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Financial globalization

May 5, 2021

[unable to retrieve full-text content]Financial integration of countries and financial globalization led to an extraordinary rise of foreign assets and liabilities as a share of GDP, followed by stability of total flows since the global financial crisis of 2008-2009. The apparent stability has been marked by an underlying metamorphosis of cross-border finance, with de-banking and rising foreign direct investment and non-banking financial flows. Blind spots and potential instability remain.

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What can Brazil expect from joining the OECD?

May 3, 2021

[unable to retrieve full-text content]Considering the evidence that institutions are behind a large share of long-term increases in welfare standards, the benefits of OECD membership go well beyond the modest costs involved in participating in the organization. Among the studied benefits are increases in trade – which are larger than those due to other international organizations such as the World Trade Organization (WTO) or the International Monetary Fund (IMF) –, increases in foreign direct investment, improvements in education, and better results in governance. Risks are small compared to potential benefits. We estimate the benefits by benchmarking against an estimate of the benefits of acceding to an institution with similar goals and policies – the European Union (EU) – and find them

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Central Banks and Climate Change

April 28, 2021

[unable to retrieve full-text content]There are three major reasons for central banks to engage on climate change issues. The first is the set of – physical and transition – risks to financial stability potentially brought about by natural disasters and trends derived from climate change. Second, the potential impact of climate change shocks and trends on economic growth and inflation and, therefore, on their monetary policy decisions. Finally, the possibility of using their balance sheets and their macroprudential toolkit to favor climate mitigation.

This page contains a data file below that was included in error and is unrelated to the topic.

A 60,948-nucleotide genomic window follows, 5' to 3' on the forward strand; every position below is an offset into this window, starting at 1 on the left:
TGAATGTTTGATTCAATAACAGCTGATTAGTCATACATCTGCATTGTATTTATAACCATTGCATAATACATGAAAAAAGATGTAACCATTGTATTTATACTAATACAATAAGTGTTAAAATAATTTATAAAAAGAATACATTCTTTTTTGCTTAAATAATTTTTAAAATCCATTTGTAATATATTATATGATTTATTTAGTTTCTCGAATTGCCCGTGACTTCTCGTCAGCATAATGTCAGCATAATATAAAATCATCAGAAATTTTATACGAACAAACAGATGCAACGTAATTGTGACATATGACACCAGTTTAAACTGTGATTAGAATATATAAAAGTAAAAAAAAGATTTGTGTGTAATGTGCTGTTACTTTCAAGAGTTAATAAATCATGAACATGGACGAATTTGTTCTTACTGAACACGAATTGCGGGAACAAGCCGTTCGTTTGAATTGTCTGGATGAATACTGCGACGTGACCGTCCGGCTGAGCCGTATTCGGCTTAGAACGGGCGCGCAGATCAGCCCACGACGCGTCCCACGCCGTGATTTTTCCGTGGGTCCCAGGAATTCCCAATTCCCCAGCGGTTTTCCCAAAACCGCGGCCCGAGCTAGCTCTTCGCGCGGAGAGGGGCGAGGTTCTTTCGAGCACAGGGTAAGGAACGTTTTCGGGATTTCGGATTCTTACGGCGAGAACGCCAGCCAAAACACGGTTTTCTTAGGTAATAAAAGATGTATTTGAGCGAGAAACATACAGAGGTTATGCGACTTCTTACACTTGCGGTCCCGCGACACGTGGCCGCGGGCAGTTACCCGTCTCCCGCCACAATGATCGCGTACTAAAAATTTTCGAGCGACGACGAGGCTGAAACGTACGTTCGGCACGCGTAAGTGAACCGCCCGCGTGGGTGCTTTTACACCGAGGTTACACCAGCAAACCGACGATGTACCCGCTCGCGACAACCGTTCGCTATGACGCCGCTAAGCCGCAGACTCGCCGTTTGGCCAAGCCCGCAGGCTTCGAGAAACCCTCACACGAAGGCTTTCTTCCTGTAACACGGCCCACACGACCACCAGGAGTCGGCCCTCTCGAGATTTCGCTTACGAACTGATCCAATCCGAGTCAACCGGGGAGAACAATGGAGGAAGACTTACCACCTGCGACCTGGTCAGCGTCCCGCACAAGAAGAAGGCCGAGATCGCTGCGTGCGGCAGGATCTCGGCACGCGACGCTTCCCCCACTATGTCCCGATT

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Global Current Account Imbalances

April 21, 2021

[unable to retrieve full-text content]After peaking in 2007 at around 6% of world GDP, global current-account imbalances declined to 3% of world GDP in the last few years. But they have never left entirely the spotlight, albeit acquiring a different configuration from that which marked the trajectory prior to the global financial crisis (GFC). This is not because they threaten global financial stability, but mainly because they reveal asymmetries in adjustment and post-GFC recovery between surplus and deficit economies, and because of the risk of sparking waves of trade protectionism. They also reveal the sub-par performance of the global economy in terms of foregone product and employment, i.e. a post-crisis global economic recovery below its potential.

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Bloated central bank balance sheets

April 15, 2021

[unable to retrieve full-text content]There are good reasons to believe that there will be no return to the pre-QE configuration of balance sheets. First, the increasing global financial integration in the last few decades has imposed increasing challenges in terms of making liquidity management effective as cross-border volumes of capital flows have expanded significantly. Second, changes to financial regulation have induced private agents to alter their behavior and strategies. Finally, a new task has come under the purview of central banks: monitoring relationships between various benchmark curves—i.e., operating as quasi-market makers.

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Secular Stagnation and the Big Balance Sheet Economy

April 8, 2021

[unable to retrieve full-text content]Private balance sheets have risen relative to GDP in advanced economies in the last decades, in tandem with a trend of decline in long-term real interest rates. Asset-driven macroeconomic cycles, along with a structural trend of rising influence of finance on income growth and distribution, have become part of the landscape. Underlying secular trends of stagnation may also be suggested, making the macroeconomic dynamics dependent on the balance sheet economy getting bigger and bigger.

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April 1, 2021